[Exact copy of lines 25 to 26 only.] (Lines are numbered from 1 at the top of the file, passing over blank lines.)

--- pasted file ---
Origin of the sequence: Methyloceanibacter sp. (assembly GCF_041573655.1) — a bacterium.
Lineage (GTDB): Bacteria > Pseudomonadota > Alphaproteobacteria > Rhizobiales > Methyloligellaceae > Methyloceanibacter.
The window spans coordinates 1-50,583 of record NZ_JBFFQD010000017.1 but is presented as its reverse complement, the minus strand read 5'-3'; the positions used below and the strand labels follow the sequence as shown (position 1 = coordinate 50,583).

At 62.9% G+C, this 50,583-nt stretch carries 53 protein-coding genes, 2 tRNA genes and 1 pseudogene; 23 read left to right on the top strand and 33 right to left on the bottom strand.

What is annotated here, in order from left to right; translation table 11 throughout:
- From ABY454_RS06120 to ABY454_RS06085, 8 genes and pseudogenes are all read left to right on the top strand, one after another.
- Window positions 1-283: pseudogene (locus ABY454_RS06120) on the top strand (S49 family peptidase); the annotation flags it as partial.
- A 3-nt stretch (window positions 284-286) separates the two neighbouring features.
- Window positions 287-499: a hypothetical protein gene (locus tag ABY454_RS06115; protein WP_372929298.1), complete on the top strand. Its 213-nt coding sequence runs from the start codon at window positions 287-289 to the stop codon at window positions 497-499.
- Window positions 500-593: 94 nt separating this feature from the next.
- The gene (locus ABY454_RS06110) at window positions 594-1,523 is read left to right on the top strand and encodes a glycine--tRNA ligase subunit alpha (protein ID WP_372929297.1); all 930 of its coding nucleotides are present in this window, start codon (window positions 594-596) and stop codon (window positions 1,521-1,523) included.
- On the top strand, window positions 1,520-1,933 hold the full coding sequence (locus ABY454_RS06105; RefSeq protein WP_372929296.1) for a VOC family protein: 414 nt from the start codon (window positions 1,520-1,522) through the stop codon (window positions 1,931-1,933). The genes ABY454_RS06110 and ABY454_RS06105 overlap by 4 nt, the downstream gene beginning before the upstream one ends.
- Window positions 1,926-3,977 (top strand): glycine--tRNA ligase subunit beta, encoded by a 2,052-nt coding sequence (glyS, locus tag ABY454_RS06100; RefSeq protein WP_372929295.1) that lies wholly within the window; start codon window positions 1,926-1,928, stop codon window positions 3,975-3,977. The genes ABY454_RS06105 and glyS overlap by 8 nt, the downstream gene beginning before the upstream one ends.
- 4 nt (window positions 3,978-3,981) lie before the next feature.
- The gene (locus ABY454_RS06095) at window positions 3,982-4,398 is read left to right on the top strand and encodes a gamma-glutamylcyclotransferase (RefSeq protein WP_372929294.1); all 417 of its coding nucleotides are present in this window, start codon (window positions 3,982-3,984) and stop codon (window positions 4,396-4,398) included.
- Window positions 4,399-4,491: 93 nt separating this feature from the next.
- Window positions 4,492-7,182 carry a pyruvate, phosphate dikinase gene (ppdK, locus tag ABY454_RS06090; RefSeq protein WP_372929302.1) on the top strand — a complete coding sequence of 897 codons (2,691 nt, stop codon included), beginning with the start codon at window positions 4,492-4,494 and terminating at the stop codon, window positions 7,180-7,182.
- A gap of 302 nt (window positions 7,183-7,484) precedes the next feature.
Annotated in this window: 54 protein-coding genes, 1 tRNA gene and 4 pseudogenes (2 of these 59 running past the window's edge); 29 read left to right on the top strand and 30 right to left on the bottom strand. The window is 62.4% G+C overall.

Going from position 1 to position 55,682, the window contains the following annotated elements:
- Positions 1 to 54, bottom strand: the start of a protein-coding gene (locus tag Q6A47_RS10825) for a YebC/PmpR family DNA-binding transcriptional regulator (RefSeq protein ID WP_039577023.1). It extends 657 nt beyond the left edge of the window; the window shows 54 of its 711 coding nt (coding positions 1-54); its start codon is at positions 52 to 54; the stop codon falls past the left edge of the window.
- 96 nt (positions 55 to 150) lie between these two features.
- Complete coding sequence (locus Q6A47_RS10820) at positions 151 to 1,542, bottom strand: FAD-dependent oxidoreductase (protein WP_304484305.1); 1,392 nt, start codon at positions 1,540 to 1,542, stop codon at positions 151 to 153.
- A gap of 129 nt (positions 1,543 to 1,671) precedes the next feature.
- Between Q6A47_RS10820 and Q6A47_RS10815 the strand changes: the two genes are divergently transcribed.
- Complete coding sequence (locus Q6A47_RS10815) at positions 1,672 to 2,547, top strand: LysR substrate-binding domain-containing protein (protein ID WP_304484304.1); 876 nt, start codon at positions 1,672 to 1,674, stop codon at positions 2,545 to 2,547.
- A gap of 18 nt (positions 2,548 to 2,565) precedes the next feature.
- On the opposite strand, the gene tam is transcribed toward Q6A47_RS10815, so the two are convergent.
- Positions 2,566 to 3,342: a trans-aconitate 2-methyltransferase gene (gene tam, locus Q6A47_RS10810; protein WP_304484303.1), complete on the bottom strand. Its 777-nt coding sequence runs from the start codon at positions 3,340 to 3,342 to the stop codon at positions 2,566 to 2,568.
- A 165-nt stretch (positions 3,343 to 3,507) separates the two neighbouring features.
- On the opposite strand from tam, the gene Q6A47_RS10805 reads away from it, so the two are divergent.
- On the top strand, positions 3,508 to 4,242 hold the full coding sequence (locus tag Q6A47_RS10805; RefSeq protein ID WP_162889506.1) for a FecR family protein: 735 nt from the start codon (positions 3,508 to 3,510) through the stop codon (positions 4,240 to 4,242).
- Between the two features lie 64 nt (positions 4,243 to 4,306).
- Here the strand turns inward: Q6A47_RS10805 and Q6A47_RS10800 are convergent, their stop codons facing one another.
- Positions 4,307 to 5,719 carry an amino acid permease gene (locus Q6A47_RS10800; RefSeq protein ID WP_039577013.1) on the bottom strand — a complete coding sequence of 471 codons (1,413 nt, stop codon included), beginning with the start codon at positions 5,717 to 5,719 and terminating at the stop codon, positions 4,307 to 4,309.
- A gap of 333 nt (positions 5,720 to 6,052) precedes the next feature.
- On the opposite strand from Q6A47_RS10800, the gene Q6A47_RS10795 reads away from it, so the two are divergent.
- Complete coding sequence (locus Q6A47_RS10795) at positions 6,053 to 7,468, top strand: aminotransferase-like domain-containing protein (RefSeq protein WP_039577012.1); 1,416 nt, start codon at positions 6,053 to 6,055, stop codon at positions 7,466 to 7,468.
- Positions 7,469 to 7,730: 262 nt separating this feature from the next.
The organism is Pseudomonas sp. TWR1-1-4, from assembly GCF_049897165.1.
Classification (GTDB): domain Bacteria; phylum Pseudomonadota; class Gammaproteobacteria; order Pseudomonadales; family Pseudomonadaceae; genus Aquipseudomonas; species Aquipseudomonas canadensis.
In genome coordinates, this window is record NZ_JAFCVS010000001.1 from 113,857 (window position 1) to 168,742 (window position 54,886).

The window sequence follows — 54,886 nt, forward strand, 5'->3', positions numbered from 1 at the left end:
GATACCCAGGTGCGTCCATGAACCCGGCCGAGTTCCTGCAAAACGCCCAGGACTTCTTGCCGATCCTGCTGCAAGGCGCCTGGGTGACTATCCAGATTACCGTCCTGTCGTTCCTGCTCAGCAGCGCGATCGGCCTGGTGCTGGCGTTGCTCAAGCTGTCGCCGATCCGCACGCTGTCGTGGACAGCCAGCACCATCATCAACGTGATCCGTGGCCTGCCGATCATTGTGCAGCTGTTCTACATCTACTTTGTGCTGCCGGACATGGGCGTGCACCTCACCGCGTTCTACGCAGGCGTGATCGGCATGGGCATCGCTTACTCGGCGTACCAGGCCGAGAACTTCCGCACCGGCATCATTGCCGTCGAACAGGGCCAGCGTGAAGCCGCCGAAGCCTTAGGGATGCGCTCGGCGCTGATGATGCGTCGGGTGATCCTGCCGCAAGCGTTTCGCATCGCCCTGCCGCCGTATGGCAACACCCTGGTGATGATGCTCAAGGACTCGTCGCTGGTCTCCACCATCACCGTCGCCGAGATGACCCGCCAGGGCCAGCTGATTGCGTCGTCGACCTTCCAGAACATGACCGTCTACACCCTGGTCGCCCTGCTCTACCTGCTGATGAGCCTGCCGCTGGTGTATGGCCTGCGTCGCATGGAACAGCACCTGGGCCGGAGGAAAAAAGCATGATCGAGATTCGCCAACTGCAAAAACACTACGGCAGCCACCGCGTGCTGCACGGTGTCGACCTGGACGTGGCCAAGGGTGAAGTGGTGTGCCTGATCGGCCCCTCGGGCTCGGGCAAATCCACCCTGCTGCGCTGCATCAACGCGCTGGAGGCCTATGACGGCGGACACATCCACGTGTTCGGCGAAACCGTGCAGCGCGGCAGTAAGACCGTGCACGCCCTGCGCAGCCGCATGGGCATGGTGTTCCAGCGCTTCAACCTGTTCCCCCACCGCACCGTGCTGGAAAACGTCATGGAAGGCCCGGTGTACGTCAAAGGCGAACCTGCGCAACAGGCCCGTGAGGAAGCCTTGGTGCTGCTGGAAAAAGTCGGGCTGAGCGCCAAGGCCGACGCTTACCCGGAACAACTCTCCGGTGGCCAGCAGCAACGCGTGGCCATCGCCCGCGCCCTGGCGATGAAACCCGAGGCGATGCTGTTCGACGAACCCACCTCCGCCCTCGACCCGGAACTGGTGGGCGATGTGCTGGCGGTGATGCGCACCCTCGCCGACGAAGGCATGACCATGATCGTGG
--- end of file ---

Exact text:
- Between Q6A47_RS10820 and Q6A47_RS10815 the strand changes: the two genes are divergently transcribed.
- Complete coding sequence (locus Q6A47_RS10815) at positions 1,672 to 2,547, top strand: LysR substrate-binding domain-containing protein (protein ID WP_304484304.1); 876 nt, start codon at positions 1,672 to 1,674, stop codon at positions 2,545 to 2,547.